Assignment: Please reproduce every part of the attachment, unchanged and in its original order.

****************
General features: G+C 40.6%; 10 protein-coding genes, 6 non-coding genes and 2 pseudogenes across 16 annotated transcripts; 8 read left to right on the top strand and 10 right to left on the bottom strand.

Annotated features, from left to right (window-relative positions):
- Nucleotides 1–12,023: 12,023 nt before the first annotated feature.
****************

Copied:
General features: G+C 40.6%; 10 protein-coding genes, 6 non-coding genes and 2 pseudogenes across 16 annotated transcripts; 8 read left to right on the top strand and 10 right to left on the bottom strand.

Annotated features, from left to right (window-relative positions):
- Nucleotides 1–12,023: 12,023 nt before the first annotated feature.